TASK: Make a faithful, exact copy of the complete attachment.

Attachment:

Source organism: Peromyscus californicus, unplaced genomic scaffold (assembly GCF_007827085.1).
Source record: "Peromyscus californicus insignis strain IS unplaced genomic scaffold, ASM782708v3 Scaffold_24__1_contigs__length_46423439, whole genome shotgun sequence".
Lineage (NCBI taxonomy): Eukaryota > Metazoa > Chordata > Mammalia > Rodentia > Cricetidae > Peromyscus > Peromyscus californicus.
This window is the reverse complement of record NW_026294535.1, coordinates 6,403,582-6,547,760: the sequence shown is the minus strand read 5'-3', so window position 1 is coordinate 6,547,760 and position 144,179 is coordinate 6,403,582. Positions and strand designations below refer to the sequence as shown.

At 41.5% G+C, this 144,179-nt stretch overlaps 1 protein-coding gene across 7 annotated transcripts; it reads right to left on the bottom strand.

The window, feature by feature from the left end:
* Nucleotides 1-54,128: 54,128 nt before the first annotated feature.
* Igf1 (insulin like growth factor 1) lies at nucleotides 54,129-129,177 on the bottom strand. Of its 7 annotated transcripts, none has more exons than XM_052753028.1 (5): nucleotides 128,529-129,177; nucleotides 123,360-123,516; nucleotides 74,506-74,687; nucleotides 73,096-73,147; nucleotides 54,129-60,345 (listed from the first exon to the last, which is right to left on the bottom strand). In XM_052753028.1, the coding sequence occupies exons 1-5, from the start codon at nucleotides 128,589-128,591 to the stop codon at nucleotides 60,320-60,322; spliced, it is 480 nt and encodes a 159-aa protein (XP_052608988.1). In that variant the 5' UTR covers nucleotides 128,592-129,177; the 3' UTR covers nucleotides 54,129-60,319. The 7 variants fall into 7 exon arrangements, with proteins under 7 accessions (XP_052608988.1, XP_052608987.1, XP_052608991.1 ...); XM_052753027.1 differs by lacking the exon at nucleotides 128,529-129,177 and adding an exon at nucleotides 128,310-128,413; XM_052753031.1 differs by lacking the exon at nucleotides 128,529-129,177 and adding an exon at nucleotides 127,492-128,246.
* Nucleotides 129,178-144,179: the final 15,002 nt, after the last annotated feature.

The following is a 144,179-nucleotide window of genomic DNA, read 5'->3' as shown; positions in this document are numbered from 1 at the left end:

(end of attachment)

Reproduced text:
Source organism: Peromyscus californicus, unplaced genomic scaffold (assembly GCF_007827085.1).
Source record: "Peromyscus californicus insignis strain IS unplaced genomic scaffold, ASM782708v3 Scaffold_24__1_contigs__length_46423439, whole genome shotgun sequence".
Lineage (NCBI taxonomy): Eukaryota > Metazoa > Chordata > Mammalia > Rodentia > Cricetidae > Peromyscus > Peromyscus californicus.
This window is the reverse complement of record NW_026294535.1, coordinates 6,403,582-6,547,760: the sequence shown is the minus strand read 5'-3', so window position 1 is coordinate 6,547,760 and position 144,179 is coordinate 6,403,582. Positions and strand designations below refer to the sequence as shown.

At 41.5% G+C, this 144,179-nt stretch overlaps 1 protein-coding gene across 7 annotated transcripts; it reads right to left on the bottom strand.

The window, feature by feature from the left end:
* Nucleotides 1-54,128: 54,128 nt before the first annotated feature.
* Igf1 (insulin like growth factor 1) lies at nucleotides 54,129-129,177 on the bottom strand. Of its 7 annotated transcripts, none has more exons than XM_052753028.1 (5): nucleotides 128,529-129,177; nucleotides 123,360-123,516; nucleotides 74,506-74,687; nucleotides 73,096-73,147; nucleotides 54,129-60,345 (listed from the first exon to the last, which is right to left on the bottom strand). In XM_052753028.1, the coding sequence occupies exons 1-5, from the start codon at nucleotides 128,589-128,591 to the stop codon at nucleotides 60,320-60,322; spliced, it is 480 nt and encodes a 159-aa protein (XP_052608988.1). In that variant the 5' UTR covers nucleotides 128,592-129,177; the 3' UTR covers nucleotides 54,129-60,319. The 7 variants fall into 7 exon arrangements, with proteins under 7 accessions (XP_052608988.1, XP_052608987.1, XP_052608991.1 ...); XM_052753027.1 differs by lacking the exon at nucleotides 128,529-129,177 and adding an exon at nucleotides 128,310-128,413; XM_052753031.1 differs by lacking the exon at nucleotides 128,529-129,177 and adding an exon at nucleotides 127,492-128,246.
* Nucleotides 129,178-144,179: the final 15,002 nt, after the last annotated feature.

The following is a 144,179-nucleotide window of genomic DNA, read 5'->3' as shown; positions in this document are numbered from 1 at the left end: